Italian textile company creates zero-waste luxury wool from scrap fabric

Kaycee Enerva

Kaycee Enerva


In pursuit of innovation and support for circular fashion, Italian textile company Manteco has created MWool, a zero-waste, fully traceable, luxury wool made from scrap fabric. 

Some of the label’s top clientele for its luxury wool include H&M, Zara, Mango, Kering, Inditex, and LVMH.  

Using mechanical recycling, the company recycles pre-consumer leftover fabric, post-consumer garments, and industrial waste into a soft, durable fabric that has the same qualities as wool. 

Textile recycling is an efficient method to help reduce water pollution, landfill waste, and greenhouse gas emissions used in the production of apparel.  

MWool is made using the company’s own scrap material and those collected from other companies and consumers. Despite being available in more than 1000 colours, it does not use any added chemicals or dyes but instead relies on its artisans to separate the scrap fabrics into their proper colour category.

The zero-waste luxury wool is internationally certified with an Environmental Product Declaration (EPD) and a Life Cycle Assessment (LCA).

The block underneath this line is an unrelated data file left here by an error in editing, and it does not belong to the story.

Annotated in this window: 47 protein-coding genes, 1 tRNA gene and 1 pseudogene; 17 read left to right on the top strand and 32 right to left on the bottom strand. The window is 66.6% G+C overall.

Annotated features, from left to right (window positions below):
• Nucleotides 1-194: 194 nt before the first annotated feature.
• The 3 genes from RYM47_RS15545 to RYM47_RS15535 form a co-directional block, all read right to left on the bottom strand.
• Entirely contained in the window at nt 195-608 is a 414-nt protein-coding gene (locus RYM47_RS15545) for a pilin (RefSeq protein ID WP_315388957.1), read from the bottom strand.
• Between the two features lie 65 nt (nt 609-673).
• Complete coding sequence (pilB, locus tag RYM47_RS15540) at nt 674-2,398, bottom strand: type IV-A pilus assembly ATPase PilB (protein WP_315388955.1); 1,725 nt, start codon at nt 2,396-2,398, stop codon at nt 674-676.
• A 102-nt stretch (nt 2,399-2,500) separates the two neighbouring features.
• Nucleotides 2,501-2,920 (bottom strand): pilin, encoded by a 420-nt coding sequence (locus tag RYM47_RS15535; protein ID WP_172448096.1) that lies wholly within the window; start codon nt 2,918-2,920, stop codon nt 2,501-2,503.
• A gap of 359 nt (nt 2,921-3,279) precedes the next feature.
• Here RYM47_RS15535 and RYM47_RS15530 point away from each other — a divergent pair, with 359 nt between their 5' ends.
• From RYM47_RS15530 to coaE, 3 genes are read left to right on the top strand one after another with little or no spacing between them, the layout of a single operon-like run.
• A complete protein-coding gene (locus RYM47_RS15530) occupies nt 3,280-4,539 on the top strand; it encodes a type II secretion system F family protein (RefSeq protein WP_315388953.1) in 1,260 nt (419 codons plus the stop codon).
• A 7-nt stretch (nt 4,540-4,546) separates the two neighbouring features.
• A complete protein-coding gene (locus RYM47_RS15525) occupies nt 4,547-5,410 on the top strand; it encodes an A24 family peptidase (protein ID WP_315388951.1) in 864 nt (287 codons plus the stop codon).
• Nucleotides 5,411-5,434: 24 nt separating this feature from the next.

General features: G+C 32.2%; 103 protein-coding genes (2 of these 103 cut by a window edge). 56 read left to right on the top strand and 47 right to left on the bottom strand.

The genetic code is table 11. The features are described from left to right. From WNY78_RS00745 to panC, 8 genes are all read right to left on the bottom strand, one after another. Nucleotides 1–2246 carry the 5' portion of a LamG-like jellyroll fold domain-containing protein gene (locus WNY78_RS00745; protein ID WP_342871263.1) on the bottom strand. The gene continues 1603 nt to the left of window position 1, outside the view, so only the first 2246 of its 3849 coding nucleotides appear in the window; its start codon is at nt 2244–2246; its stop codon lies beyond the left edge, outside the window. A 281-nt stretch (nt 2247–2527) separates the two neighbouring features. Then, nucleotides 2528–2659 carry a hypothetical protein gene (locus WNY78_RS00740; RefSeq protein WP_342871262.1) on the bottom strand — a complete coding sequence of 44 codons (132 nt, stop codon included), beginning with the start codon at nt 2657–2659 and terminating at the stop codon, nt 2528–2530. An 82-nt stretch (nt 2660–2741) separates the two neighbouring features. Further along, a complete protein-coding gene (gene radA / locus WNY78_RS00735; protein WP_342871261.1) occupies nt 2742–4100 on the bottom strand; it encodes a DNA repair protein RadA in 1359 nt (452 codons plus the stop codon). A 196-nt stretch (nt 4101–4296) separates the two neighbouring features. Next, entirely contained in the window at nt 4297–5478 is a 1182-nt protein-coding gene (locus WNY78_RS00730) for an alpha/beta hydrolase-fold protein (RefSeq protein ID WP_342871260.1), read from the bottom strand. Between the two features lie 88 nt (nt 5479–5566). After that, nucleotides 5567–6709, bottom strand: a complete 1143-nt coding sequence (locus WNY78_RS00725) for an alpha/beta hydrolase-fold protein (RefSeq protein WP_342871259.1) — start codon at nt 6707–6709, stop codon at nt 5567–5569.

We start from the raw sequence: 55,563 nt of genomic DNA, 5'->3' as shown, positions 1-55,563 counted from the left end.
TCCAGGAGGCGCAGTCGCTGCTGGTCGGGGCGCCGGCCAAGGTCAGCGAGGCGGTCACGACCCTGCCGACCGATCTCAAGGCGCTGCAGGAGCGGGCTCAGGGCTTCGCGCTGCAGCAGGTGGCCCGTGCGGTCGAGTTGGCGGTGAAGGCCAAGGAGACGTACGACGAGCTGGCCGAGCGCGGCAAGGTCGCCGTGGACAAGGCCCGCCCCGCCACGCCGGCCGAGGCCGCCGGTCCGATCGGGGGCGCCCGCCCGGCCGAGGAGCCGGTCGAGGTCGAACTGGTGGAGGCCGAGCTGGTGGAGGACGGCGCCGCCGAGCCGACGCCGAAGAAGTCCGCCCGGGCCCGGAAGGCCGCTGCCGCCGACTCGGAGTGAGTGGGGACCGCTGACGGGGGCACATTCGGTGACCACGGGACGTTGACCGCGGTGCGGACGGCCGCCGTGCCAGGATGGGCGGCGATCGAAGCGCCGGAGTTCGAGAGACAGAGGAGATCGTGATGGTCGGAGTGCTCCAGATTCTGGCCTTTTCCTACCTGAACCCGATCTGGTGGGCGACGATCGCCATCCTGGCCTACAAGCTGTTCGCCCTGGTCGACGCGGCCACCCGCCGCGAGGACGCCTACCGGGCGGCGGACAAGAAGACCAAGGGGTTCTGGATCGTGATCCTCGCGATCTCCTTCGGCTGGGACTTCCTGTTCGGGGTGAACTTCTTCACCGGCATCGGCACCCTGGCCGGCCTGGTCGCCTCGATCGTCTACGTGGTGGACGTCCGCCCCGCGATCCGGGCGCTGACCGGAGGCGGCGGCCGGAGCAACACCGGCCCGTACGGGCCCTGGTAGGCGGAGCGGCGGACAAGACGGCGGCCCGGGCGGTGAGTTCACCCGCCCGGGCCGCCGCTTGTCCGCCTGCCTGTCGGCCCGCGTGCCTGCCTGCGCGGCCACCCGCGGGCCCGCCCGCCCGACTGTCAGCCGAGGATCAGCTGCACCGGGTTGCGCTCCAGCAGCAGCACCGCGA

According to the company, its recycling process requires certain craftsmanship, similar to a work of a painter, to calibrate colours on board before trying them on a canvas. In the case of its wool, the artisan has to control the way colour blends in the machine, and how many times the fibre will have to pass through before obtaining the finished product.

“We are ahead of the wave of sustainability and today we are gathering that effort,” Matteo Mantellassi, CEO of Manteco told MDS.

Aside from zero-waste luxury wool, the company also works with Tencel, BCI cotton, and certified virgin wool. 

Since its launch, the company has saved more than 800,000 wool garments from going into landfills. 

More on wool: Alt-polystyrene made from wool waste wins gold at Banksia Awards

Kaycee Enerva

Kaycee Enerva

A digital content manager based in the Philippines, Kaycee Enerva has written for multiple publications over several years. A graduate of Computer Science, she exchanged a career in IT to pursue her passion for writing. She's slowly practicing sustainability through period cups, and eating more plant-based food.



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